Toxicity of Potassium Chloride Compared to Sodium Chloride for Zebra Mussel Decontamination
Author: Davis, E.A., Wong, W.H., and W.N. Harman
Digital Object Identifier: 10.1002/aah.10013
Type: Journal Article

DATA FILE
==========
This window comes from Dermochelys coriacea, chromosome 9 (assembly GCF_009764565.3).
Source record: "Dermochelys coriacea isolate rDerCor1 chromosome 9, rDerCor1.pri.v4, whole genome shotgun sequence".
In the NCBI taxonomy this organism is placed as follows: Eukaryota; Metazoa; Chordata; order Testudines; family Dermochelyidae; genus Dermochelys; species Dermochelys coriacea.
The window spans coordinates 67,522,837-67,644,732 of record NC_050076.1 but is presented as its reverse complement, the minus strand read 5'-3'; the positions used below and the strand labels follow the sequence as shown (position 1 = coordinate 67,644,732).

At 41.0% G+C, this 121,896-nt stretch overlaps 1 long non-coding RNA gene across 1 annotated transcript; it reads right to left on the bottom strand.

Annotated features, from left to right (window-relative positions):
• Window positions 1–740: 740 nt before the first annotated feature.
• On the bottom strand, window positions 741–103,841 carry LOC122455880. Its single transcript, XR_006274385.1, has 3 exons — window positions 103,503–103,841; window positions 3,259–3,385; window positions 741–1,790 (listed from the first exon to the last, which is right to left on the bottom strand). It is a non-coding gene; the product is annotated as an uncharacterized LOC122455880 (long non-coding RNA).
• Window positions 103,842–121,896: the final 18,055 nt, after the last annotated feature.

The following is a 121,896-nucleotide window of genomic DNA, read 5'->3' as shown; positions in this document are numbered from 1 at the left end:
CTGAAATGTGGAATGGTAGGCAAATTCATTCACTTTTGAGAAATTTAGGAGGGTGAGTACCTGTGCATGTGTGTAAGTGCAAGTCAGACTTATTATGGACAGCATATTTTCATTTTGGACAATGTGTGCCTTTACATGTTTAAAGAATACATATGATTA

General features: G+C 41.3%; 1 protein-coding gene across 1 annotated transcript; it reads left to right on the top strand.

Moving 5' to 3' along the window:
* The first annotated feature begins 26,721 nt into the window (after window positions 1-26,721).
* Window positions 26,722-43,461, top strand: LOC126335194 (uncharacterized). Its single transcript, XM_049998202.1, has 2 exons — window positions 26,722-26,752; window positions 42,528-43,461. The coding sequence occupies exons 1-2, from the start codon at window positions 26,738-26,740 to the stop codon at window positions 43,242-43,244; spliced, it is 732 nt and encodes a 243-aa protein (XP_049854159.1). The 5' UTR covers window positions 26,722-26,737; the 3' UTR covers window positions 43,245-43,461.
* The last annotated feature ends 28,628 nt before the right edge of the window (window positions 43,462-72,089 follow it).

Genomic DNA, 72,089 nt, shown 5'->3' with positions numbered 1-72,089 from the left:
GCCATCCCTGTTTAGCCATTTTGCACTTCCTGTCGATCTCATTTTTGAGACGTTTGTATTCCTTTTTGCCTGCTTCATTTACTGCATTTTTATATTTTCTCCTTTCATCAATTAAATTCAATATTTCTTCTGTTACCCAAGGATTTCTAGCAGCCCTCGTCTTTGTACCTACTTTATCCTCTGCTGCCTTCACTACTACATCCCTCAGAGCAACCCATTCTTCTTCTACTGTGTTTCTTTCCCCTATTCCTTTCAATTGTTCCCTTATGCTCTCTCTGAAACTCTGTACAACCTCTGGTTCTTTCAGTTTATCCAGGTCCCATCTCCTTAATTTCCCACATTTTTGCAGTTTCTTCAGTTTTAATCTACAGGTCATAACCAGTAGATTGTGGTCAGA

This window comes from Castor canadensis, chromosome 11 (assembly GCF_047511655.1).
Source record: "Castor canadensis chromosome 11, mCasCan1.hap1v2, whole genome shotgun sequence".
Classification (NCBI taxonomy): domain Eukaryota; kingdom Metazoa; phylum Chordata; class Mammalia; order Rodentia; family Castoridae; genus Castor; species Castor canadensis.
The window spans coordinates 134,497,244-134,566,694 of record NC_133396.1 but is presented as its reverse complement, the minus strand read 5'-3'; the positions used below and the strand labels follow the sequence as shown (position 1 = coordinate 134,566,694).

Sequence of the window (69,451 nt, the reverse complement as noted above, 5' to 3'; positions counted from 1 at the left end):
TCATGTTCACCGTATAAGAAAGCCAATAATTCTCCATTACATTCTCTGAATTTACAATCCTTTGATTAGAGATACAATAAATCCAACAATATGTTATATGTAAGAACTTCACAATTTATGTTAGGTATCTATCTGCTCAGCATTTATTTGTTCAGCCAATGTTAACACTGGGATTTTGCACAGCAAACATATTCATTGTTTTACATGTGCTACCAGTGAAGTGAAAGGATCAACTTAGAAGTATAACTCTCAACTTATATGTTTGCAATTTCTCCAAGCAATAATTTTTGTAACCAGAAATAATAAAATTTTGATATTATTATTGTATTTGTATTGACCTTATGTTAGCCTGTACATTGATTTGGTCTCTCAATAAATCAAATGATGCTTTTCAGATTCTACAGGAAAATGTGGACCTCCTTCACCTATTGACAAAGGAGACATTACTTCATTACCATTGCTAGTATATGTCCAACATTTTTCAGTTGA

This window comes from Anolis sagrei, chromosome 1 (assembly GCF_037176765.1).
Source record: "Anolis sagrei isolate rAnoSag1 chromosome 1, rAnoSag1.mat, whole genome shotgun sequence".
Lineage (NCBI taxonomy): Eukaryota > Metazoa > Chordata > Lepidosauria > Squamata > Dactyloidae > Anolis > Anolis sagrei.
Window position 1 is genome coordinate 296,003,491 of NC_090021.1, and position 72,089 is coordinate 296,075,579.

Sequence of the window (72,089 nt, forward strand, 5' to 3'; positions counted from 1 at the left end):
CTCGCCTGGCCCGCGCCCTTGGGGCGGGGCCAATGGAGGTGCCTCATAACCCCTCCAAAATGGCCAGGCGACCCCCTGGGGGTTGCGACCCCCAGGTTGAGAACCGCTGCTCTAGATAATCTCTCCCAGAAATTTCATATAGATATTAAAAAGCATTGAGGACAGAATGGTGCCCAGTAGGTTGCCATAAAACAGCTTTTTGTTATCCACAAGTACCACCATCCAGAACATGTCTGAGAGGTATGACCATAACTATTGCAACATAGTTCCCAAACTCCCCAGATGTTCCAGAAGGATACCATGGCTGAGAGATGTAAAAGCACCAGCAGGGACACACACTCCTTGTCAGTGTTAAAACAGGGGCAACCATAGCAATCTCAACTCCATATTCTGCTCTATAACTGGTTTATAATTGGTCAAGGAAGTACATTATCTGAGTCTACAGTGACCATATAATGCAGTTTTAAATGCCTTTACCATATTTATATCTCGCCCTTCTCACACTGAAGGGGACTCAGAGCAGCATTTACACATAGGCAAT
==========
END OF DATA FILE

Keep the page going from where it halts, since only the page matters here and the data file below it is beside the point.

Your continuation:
Abstract. The use of chemicals to decontaminate watercraft and/or equipment after exposure to zebra mussels Dreissena polymorpha is one method of decontamination that has been recommended by multiple government agencies in the United States. The ideal chemical to be used for decontamination would be inexpensive and easily obtained, would have no or limited effect on nontarget species, and would be relatively environmentally friendly. Two chemicals that have been tested are potassium chloride (KCl) and sodium chloride (NaCl). The toxicity of each chemical to both adult zebra mussels and veliger larvae was examined. Sodium chloride was less effective at causing mortality than KCl within the exposure periods tested. Adult mussels required a 4× longer exposure period to exhibit complete mortality when exposed to NaCl at 30,000 mg/L (24 h) compared to KCl (6 h). At 10,000 mg/L, NaCl took 8× longer (96 h) than KCl (12 h) to cause 100% mortality of adult mussels. Veligers that were exposed to KCl at 1,250 mg/L required a 12-h exposure to attain complete mortality, while those exposed to NaCl at 10,000 mg/L required an 18-h exposure to exhibit the same result. To determine whether KCl is more advantageous as a decontamination chemical, the cost and chemical availability must be researched.